THE AMERICAN PORCH: An Informal History of an Informal Place

Michael Dolan, Author . Lyons Press $24.95 (384p) ISBN 978-1-58574-663-7

Journalist Dolan's first book describes the development and significance of this durable American symbol of "small-r republican, small-d democratic openness." It turns out that the porch has a diverse lineage, with roots in Mediterranean Europe, West Africa, the Caribbean and India, and a bewildering variety of terms for ancestral or related structures. Indeed, the subject may be too diffuse and elusive for Dolan's approach—an intermediary space between interior and exterior appears to be such a basic element of tropical architecture that one could as easily write a history of the window or the door. It takes a while for Dolan to warm up to his subject, and the early chapters are studded with uneasy speculation and irrelevant byways. Dolan is on surer ground once he reaches the United States—his anecdotes cohere into a narrative, and his analysis of the significance of the porch is more persuasive. Dolan amply demonstrates that the porch is primarily a means of escaping the heat and, almost as important, a locus for casual social interaction. The 19th century was the Golden Age of the American Porch. As Dolan glumly notes, the disappearance of the outhouse and the advent of the automobile were among the factors that caused the front porch to fall into disfavor, almost to complete extinction, during the suburban 20th century. The good news for Dolan and his confreres is that the porch is making an unanticipated comeback. B&w illus.; 32 pages color illus. not seen by PW. (Nov.)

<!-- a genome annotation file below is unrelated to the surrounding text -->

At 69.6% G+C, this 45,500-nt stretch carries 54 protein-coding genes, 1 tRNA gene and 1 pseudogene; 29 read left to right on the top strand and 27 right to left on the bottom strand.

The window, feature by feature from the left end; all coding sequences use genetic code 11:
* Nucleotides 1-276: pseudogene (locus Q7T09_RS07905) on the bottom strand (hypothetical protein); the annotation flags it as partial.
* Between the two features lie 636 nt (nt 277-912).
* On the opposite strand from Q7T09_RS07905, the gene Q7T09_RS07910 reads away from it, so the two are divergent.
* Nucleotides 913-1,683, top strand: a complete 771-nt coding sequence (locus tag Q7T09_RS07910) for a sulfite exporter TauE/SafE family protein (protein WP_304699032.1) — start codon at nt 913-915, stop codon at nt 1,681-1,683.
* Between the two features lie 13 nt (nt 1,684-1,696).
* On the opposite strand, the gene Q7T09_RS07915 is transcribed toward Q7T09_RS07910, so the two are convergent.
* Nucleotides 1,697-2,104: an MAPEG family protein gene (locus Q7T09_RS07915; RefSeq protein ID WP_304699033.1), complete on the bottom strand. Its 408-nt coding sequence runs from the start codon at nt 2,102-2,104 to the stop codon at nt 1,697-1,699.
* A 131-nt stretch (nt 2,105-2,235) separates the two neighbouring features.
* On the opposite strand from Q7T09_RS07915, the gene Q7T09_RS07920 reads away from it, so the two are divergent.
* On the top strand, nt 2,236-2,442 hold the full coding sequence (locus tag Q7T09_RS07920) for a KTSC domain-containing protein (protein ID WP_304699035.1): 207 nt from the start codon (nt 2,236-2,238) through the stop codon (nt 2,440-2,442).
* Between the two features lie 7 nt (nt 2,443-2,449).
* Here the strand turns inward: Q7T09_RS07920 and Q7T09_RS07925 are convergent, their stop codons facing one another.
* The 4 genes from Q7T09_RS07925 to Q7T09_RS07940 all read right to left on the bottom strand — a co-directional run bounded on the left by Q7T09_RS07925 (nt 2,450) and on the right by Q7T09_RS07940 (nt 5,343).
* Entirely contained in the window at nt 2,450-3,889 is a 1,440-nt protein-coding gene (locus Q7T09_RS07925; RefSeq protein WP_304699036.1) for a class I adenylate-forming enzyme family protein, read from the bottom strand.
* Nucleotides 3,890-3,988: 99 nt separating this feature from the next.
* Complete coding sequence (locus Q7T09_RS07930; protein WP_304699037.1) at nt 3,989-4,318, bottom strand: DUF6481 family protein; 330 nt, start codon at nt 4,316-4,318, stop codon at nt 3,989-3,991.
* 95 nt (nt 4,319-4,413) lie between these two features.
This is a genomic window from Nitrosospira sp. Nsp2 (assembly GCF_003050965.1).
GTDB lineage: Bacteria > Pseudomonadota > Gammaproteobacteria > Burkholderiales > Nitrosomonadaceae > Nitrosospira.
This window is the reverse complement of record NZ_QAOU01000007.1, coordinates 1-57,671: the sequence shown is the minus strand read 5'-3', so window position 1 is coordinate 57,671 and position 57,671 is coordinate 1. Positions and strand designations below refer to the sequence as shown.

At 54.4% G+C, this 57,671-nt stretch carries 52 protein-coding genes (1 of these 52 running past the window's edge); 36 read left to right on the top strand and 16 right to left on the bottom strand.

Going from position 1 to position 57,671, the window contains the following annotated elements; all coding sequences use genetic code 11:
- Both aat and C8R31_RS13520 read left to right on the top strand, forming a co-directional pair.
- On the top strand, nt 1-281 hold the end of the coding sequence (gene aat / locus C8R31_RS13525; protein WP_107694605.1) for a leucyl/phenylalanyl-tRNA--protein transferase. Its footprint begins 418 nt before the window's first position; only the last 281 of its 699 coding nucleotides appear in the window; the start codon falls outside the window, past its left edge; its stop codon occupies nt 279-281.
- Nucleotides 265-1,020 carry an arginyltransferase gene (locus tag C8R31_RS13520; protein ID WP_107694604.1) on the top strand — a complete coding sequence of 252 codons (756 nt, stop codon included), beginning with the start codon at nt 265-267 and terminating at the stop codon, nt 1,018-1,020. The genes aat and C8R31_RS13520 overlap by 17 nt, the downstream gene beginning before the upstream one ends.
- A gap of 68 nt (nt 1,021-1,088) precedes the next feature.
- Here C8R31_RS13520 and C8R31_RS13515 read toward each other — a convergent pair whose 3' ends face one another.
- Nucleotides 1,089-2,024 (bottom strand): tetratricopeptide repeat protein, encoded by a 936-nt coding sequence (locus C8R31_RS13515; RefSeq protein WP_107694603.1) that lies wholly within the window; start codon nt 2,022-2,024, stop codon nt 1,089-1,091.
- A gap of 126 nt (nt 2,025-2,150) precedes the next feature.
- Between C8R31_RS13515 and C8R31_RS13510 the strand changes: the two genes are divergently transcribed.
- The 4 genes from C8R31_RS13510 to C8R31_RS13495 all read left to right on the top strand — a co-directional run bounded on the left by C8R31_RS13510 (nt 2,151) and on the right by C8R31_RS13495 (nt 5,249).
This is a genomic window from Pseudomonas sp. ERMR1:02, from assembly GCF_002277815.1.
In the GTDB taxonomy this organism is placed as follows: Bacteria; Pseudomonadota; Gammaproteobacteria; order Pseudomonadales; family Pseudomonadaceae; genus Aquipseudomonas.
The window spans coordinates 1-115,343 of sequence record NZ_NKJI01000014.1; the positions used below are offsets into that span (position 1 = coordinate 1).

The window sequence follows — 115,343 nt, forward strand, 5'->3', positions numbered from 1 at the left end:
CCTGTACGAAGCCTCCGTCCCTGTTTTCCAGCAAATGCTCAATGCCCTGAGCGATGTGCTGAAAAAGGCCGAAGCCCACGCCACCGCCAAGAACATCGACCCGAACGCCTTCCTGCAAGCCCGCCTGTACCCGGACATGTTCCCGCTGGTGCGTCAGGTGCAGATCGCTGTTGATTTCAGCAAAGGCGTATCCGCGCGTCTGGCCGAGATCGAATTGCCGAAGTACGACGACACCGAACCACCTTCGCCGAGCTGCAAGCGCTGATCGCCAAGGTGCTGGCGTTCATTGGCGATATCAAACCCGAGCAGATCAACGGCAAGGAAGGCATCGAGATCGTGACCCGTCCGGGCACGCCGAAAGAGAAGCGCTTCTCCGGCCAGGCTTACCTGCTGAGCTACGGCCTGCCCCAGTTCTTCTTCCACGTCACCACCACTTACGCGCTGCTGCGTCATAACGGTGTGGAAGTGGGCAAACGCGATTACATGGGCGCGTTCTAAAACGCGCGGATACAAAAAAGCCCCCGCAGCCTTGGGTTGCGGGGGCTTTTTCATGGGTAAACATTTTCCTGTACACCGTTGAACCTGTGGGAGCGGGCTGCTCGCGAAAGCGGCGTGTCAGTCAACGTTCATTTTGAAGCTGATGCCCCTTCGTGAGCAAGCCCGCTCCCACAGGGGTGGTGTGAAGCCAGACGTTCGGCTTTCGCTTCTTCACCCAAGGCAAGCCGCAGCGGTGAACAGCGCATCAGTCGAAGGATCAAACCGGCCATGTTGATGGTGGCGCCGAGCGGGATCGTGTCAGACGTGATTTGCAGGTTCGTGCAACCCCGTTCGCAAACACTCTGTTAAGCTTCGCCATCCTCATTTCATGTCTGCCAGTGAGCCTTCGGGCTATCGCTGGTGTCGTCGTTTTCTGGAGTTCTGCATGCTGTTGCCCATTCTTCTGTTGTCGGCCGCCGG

Reviewed on: 11/11/2002
Release date: 11/01/2002
Genre: Nonfiction
Paperback - 346 pages - 978-1-59228-271-5
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